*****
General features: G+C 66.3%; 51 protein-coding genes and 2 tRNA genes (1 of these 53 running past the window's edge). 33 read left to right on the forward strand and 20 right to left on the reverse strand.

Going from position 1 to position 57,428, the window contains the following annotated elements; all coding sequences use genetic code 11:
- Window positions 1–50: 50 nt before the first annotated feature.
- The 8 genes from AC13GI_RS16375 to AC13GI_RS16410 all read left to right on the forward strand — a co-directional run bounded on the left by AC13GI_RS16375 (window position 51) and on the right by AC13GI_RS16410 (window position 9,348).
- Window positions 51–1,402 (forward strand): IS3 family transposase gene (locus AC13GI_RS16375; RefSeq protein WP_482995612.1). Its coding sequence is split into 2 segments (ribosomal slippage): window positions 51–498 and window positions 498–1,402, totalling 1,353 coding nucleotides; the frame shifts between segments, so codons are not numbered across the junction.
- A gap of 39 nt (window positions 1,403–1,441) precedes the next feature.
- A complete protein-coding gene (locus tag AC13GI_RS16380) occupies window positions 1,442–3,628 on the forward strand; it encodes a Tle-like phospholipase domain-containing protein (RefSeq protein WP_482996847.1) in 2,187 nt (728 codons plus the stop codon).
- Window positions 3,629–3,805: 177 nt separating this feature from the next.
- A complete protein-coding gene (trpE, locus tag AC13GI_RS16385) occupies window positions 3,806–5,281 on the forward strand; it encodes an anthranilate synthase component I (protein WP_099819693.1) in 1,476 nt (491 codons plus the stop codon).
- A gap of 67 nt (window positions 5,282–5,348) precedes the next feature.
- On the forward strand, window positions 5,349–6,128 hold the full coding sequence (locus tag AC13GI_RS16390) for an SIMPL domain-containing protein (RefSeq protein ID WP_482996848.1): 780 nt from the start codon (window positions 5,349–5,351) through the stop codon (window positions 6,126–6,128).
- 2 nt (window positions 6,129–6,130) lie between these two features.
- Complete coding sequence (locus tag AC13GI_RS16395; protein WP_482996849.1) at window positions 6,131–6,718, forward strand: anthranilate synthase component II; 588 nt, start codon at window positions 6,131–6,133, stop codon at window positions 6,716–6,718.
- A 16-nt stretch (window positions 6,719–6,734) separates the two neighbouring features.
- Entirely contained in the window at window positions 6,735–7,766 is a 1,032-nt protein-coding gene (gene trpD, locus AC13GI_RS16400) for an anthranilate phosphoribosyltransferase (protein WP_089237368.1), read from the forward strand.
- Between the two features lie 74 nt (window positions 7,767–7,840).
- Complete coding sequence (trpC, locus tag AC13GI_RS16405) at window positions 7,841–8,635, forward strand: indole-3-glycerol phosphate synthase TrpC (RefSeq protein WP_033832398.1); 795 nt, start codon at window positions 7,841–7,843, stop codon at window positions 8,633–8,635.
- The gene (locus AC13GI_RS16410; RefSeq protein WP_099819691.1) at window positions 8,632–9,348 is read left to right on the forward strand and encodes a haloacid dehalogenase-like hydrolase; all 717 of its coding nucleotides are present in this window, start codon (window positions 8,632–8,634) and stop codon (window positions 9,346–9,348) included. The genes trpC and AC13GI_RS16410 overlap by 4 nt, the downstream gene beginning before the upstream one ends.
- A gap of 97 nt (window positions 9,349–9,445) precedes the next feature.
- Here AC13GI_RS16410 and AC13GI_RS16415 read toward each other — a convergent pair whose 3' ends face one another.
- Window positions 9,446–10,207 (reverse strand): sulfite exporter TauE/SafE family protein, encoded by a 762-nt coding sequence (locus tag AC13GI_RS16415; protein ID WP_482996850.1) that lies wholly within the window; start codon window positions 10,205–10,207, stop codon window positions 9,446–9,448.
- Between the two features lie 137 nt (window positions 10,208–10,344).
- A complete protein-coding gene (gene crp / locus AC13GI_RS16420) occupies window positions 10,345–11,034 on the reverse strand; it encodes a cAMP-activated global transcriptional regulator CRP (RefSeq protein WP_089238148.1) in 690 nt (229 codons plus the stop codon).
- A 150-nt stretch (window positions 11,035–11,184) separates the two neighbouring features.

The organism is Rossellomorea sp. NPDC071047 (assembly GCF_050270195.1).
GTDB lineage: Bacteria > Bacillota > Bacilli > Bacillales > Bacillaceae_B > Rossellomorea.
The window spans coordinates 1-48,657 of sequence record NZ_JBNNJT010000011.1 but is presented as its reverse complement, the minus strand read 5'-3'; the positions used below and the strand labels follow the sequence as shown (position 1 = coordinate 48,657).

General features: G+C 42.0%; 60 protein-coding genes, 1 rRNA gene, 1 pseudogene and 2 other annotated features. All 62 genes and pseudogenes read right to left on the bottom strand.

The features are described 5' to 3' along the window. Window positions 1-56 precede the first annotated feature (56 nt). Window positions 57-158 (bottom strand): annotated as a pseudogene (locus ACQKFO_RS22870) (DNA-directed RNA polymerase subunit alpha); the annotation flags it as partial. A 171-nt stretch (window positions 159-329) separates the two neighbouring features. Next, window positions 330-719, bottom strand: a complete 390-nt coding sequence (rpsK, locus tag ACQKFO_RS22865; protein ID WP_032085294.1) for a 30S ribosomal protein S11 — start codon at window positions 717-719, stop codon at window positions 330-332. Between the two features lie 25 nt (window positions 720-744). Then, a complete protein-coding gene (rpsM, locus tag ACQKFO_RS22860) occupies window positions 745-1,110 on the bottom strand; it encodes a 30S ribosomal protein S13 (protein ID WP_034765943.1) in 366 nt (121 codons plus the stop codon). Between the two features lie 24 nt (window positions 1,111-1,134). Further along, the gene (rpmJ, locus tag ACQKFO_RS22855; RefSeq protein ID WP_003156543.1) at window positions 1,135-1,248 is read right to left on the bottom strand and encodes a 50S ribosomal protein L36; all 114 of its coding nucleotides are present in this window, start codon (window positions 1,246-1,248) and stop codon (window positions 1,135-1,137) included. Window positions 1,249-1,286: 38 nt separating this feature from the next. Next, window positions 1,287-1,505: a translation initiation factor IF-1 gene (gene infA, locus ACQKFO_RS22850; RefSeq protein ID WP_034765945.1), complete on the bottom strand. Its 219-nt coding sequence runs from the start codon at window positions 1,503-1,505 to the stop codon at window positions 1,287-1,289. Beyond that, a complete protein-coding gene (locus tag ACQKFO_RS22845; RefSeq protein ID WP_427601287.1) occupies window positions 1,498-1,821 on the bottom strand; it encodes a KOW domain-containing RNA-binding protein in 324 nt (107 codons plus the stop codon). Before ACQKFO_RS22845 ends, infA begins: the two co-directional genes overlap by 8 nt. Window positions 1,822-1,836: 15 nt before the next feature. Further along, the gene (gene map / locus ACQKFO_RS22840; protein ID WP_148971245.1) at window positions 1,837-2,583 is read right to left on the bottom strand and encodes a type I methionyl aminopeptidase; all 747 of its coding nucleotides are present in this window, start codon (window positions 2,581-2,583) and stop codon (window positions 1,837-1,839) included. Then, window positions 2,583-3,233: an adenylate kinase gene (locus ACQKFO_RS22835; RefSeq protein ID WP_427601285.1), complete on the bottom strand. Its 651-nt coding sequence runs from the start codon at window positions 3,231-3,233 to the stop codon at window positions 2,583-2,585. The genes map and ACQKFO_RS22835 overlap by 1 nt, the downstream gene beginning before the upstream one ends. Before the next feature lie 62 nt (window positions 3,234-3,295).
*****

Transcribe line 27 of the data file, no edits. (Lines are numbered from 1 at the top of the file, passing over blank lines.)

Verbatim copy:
The window spans coordinates 1-48,657 of sequence record NZ_JBNNJT010000011.1 but is presented as its reverse complement, the minus strand read 5'-3'; the positions used below and the strand labels follow the sequence as shown (position 1 = coordinate 48,657).